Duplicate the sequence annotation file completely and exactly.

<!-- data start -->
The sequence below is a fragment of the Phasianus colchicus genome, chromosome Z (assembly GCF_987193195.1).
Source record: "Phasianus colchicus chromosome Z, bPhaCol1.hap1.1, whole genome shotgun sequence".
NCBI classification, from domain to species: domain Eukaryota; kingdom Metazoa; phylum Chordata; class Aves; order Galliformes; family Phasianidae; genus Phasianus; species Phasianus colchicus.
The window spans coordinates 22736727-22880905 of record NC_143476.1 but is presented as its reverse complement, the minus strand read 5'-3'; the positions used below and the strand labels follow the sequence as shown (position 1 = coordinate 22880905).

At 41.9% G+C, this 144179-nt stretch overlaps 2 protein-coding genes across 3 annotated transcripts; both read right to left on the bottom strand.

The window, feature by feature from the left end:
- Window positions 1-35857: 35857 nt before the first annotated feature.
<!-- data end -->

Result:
The sequence below is a fragment of the Phasianus colchicus genome, chromosome Z (assembly GCF_987193195.1).
Source record: "Phasianus colchicus chromosome Z, bPhaCol1.hap1.1, whole genome shotgun sequence".
NCBI classification, from domain to species: domain Eukaryota; kingdom Metazoa; phylum Chordata; class Aves; order Galliformes; family Phasianidae; genus Phasianus; species Phasianus colchicus.
The window spans coordinates 22736727-22880905 of record NC_143476.1 but is presented as its reverse complement, the minus strand read 5'-3'; the positions used below and the strand labels follow the sequence as shown (position 1 = coordinate 22880905).

At 41.9% G+C, this 144179-nt stretch overlaps 2 protein-coding genes across 3 annotated transcripts; both read right to left on the bottom strand.

The window, feature by feature from the left end:
- Window positions 1-35857: 35857 nt before the first annotated feature.